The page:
Waiver of Inadmissibility

Waiver of Inadmissibility

What is a waiver of inadmissibility?

Anyone who seeks to enter the United States or obtain residence must be admissible to the U.S. This means that the person seeking admission may not be among any of the classes of individuals deemed ineligible by law to enter the U.S. Ineligibility to be admitted to the U.S. is known as inadmissibility. U.S immigration law provides that certain classes of individuals may not be admitted without a waiver, or an exception. A waiver of inadmissibility is an official determination by the U.S. government to allow an otherwise ineligible person to enter the United States.

What are some common grounds of inadmissibility?

The most common grounds of inadmissibility that allow for and require waivers fall into three categories: criminal records, misrepresentations to the U.S. government in previous immigration applications, and prior immigration violations.

What crimes result in admissibility?

The most common grounds of criminal inadmissibility result from a conviction for a crime involving moral turpitude or a conviction for violating any law relating to a controlled substance. A crime involving moral turpitude is a generic term that may encompass many different offenses. In general, it relates to offenses involving violence, theft, fraud. and other forms of dishonesty. Before applying for any waiver, Benach Ragland attorneys conduct a thorough analysis to ensure that you are, in fact, inadmissible. It should come as no surprise to learn that U.S. immigration authorities often find offenses to be crimes involving moral turpitude when the law is clear that they are not.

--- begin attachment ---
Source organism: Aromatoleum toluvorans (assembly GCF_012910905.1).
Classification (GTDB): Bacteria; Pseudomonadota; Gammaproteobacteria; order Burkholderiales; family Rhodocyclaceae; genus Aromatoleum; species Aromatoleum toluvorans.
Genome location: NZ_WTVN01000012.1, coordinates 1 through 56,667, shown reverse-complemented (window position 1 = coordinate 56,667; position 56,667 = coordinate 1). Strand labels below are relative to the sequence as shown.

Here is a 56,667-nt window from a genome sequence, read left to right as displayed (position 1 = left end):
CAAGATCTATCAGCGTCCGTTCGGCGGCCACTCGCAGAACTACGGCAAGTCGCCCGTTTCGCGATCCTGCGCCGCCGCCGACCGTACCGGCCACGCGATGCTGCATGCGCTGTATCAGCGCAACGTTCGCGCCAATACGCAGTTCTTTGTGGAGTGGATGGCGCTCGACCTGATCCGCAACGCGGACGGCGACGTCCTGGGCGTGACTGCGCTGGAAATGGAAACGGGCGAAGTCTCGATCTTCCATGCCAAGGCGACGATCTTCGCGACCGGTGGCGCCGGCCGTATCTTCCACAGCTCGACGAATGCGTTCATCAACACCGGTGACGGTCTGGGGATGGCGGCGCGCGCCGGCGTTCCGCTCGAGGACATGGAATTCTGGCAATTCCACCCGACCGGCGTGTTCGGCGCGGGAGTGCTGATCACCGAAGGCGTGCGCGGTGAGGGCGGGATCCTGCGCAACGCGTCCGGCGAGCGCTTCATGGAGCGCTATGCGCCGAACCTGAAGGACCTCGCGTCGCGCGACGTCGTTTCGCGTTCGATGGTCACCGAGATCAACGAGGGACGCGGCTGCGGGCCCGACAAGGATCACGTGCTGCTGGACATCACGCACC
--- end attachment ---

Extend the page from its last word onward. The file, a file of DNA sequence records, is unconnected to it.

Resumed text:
In addition, any individual convicted of two or more offenses for which the aggregate sentence exceeds five years of imprisonment, regardless of whether the offenses involved moral turpitude, is likewise inadmissible.

Finally, it is important to note that an individual may also be inadmissible for admitting that he or she committed a crime involving moral turpitude or an offense relating to a controlled substance. In other words, a conviction is not required to establish inadmissibility if the immigrant admits having committed the offense to an immigration official. There are strict rules about when such an admission can cause inadmissibility and the government routinely fails or refuses to follow them.